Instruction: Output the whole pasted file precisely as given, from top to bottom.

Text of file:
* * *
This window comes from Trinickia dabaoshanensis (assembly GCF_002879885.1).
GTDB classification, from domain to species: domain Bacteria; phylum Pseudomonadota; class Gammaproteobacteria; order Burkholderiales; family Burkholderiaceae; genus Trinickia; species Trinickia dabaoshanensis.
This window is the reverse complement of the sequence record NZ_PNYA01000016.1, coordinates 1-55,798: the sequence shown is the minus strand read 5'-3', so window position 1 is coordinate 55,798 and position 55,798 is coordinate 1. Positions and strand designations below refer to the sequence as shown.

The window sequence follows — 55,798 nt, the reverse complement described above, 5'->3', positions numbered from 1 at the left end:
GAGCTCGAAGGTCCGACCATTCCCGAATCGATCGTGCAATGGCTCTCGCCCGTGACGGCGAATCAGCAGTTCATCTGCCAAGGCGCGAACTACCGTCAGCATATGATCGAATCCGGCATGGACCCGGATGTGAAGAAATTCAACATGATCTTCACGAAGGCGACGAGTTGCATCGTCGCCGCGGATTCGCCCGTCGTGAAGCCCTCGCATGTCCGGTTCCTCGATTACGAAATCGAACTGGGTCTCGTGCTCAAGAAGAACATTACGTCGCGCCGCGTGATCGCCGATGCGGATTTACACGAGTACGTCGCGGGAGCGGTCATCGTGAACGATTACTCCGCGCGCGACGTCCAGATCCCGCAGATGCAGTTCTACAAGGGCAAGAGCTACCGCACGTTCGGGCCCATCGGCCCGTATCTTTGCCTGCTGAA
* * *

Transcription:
This window comes from Trinickia dabaoshanensis (assembly GCF_002879885.1).
GTDB classification, from domain to species: domain Bacteria; phylum Pseudomonadota; class Gammaproteobacteria; order Burkholderiales; family Burkholderiaceae; genus Trinickia; species Trinickia dabaoshanensis.
This window is the reverse complement of the sequence record NZ_PNYA01000016.1, coordinates 1-55,798: the sequence shown is the minus strand read 5'-3', so window position 1 is coordinate 55,798 and position 55,798 is coordinate 1. Positions and strand designations below refer to the sequence as shown.

The window sequence follows — 55,798 nt, the reverse complement described above, 5'->3', positions numbered from 1 at the left end:
GAGCTCGAAGGTCCGACCATTCCCGAATCGATCGTGCAATGGCTCTCGCCCGTGACGGCGAATCAGCAGTTCATCTGCCAAGGCGCGAACTACCGTCAGCATATGATCGAATCCGGCATGGACCCGGATGTGAAGAAATTCAACATGATCTTCACGAAGGCGACGAGTTGCATCGTCGCCGCGGATTCGCCCGTCGTGAAGCCCTCGCATGTCCGGTTCCTCGATTACGAAATCGAACTGGGTCTCGTGCTCAAGAAGAACATTACGTCGCGCCGCGTGATCGCCGATGCGGATTTACACGAGTACGTCGCGGGAGCGGTCATCGTGAACGATTACTCCGCGCGCGACGTCCAGATCCCGCAGATGCAGTTCTACAAGGGCAAGAGCTACCGCACGTTCGGGCCCATCGGCCCGTATCTTTGCCTGCTGAA